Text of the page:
Homer Alaska - News

Story last updated at 2:42 PM on Wednesday, March 14, 2012

Council defeat of assessment district shouldn't affect gas line, says Seaton



BY MICHAEL ARMSTRONG
STAFF WRITER

The failure of the Homer City Council to introduce an ordinance that would have revised how the city of Homer creates special assessment districts shouldn't affect efforts in the Legislature to fund an $8.05 million natural gas line grant, Rep. Paul Seaton, R-Homer, said Tuesday.

The build-out process is a local decision, he said.

"How the city decides to finance or how large the core area is — those decisions are up to the local folks as far as they want to proceed," Seaton said.

As part of its lobbying efforts on its third try in three years to get funding for a gas transmission line from Anchor Point to Homer, the city had proposed revising special assessment district rules that could make a large build-out of the line easier. The ordinance also would have allowed creating local improvement districts for natural gas service — a necessary change to city code before a natural gas LID can be done.

Gov. Sean Parnell has said he wants to see some "skin in the game" demonstrating local efforts by the city to pay for part of the cost of the line. The council had earlier passed a resolution supporting a $1 per million cubic feet tariff to be paid for by consumers to lower the cost of gas line grant. Enstar would fund $2.5 million of the $10.55 million cost, to be paid for out of the $1 per mcf tariff over 10 years.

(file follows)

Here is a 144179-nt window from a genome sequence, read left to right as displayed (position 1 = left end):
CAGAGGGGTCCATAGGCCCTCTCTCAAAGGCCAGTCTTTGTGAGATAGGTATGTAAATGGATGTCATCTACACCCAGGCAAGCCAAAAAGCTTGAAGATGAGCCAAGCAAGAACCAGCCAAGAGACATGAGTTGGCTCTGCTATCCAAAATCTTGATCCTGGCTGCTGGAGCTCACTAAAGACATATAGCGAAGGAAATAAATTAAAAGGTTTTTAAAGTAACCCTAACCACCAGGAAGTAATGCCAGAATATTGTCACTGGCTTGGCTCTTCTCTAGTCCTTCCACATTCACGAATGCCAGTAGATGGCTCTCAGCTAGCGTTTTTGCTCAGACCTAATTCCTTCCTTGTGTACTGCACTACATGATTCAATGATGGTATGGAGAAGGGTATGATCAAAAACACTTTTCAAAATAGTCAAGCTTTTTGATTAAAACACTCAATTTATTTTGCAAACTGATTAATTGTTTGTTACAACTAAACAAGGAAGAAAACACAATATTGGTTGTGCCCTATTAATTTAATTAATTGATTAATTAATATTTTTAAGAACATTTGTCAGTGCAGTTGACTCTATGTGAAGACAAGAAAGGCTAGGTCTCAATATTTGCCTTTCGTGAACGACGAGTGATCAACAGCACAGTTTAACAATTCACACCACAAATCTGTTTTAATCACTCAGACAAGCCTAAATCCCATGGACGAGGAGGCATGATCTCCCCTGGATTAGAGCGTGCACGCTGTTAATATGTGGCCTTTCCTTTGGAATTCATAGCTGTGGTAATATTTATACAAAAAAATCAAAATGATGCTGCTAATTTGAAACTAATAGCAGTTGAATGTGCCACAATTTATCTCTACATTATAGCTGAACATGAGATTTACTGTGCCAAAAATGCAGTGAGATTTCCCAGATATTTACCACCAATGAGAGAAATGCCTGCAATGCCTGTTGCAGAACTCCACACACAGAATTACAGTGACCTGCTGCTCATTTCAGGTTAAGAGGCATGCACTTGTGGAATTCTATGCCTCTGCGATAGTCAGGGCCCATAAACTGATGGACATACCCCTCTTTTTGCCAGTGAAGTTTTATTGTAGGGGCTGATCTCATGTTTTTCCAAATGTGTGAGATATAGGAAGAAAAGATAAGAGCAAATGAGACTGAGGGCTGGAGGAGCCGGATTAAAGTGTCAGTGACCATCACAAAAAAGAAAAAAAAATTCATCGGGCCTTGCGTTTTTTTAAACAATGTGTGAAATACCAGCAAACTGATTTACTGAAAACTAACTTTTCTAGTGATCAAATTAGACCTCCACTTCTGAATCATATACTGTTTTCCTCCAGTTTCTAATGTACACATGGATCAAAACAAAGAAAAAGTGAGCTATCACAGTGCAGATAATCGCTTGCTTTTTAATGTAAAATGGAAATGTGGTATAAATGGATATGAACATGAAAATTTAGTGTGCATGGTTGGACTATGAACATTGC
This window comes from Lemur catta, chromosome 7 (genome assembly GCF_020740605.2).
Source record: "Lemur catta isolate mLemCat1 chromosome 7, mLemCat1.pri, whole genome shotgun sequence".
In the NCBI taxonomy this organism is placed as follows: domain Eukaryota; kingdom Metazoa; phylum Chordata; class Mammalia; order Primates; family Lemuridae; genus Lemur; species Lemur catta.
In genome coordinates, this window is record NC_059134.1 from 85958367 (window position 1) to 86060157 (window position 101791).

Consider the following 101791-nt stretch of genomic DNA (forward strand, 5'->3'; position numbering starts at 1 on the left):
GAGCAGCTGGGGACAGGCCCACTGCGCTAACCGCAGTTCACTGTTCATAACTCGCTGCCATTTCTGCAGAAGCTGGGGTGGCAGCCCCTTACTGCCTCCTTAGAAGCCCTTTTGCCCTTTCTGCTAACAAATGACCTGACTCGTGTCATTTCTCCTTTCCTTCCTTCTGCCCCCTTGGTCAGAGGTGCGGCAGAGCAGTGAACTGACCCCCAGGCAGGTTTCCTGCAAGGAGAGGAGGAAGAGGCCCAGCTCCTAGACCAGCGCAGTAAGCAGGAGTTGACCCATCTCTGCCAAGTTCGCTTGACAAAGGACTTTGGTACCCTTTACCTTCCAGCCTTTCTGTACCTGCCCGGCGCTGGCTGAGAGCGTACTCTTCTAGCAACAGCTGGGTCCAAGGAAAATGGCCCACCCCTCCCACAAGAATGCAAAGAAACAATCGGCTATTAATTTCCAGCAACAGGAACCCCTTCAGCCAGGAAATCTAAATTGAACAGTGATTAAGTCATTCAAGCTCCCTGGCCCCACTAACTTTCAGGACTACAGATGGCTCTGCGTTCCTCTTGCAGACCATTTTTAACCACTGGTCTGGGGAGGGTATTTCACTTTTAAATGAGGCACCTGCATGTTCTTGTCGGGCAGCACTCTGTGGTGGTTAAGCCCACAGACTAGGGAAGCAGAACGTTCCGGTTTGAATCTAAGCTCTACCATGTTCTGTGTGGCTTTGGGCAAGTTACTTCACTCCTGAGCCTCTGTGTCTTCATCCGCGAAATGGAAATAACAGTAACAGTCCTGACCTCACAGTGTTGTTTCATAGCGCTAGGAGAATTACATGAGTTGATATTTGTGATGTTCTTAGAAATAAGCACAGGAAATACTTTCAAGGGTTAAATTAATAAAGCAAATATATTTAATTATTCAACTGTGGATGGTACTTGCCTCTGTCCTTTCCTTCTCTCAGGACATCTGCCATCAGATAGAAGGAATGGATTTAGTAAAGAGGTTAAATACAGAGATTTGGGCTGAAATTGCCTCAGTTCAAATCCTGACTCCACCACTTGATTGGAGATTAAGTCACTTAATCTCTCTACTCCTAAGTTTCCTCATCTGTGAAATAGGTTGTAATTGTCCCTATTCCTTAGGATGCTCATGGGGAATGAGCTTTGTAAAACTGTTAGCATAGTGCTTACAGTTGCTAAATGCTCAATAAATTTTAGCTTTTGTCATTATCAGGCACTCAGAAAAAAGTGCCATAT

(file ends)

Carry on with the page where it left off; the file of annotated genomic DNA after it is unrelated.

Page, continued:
The council did introduce on first reading an ordinance that will establish how city rights-of-way can be used for utilities like gas lines. That ordinance goes up for public hearing and second reading at the March 27 meeting. Seaton praised that action.

"They're proceeding along with getting the p's and q's lined up," he said.

In voting down the ordinance, several council members objected to a change in how the council approves special assessment districts. Currently, a supermajority of five out of six votes is required. The ordinance would have changed that to a simple majority of four votes.

"Anytime we go out in the community to ask for an assessment, I think we need a supermajority on that," council member Beth Wythe said.

Council member Kevin Hogan agreed with Wythe.

Council member Barbara Howard voted against it because she felt the whereas clauses referring to the gas line were out of place in a broader ordinance.

"The whereases set the stage for asking what we're going to do," Howard, a former city clerk, said. "Process is terribly important to me."

Howard also said she felt there should be a vote by citizens on if they wanted to pay for the gas line build-out.

"We have not asked the people 'Do you want to tax yourself?'" she said.

For most local improvement districts, the desire to create an assessment district comes from the property owners, she said. "To me, this is going the other way," Howard said.

That was an opinion echoed by HomeRun Oil co-owner Shelly Erickson in an email to the council as well as public testimony. Erickson said she didn't oppose natural gas as long as the company profiting pays its own infrastructure cost and the cost is passed along to customers.

"I think that before the city commits to any financial promoting of this infrastructure there needs to be a vote by the people," Erickson wrote.

Michael Armstrong can be reached at michael.armstrong@homernews.com.

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